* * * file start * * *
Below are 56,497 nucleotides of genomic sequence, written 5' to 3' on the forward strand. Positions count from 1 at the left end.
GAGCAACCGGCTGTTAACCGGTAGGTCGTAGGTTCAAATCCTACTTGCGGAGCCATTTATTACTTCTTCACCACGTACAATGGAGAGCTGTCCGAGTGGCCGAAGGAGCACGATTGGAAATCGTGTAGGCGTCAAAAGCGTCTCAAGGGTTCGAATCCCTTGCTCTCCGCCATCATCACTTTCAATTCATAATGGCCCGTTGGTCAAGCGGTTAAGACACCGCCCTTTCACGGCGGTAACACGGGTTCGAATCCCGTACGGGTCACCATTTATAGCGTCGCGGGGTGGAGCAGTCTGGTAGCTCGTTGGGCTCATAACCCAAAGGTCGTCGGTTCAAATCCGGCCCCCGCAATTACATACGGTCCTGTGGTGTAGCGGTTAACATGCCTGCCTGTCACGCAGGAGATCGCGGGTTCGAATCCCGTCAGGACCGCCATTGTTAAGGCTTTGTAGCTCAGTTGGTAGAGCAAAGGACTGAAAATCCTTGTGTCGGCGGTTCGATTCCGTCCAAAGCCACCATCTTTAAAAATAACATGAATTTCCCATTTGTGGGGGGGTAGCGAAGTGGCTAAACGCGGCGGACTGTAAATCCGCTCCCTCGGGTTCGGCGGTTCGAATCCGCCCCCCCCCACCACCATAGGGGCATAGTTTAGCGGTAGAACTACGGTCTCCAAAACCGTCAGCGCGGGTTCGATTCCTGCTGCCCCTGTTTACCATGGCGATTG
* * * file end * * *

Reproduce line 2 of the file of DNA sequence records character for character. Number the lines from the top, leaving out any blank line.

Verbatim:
GAGCAACCGGCTGTTAACCGGTAGGTCGTAGGTTCAAATCCTACTTGCGGAGCCATTTATTACTTCTTCACCACGTACAATGGAGAGCTGTCCGAGTGGCCGAAGGAGCACGATTGGAAATCGTGTAGGCGTCAAAAGCGTCTCAAGGGTTCGAATCCCTTGCTCTCCGCCATCATCACTTTCAATTCATAATGGCCCGTTGGTCAAGCGGTTAAGACACCGCCCTTTCACGGCGGTAACACGGGTTCGAATCCCGTACGGGTCACCATTTATAGCGTCGCGGGGTGGAGCAGTCTGGTAGCTCGTTGGGCTCATAACCCAAAGGTCGTCGGTTCAAATCCGGCCCCCGCAATTACATACGGTCCTGTGGTGTAGCGGTTAACATGCCTGCCTGTCACGCAGGAGATCGCGGGTTCGAATCCCGTCAGGACCGCCATTGTTAAGGCTTTGTAGCTCAGTTGGTAGAGCAAAGGACTGAAAATCCTTGTGTCGGCGGTTCGATTCCGTCCAAAGCCACCATCTTTAAAAATAACATGAATTTCCCATTTGTGGGGGGGTAGCGAAGTGGCTAAACGCGGCGGACTGTAAATCCGCTCCCTCGGGTTCGGCGGTTCGAATCCGCCCCCCCCCACCACCATAGGGGCATAGTTTAGCGGTAGAACTACGGTCTCCAAAACCGTCAGCGCGGGTTCGATTCCTGCTGCCCCTGTTTACCATGGCGATTG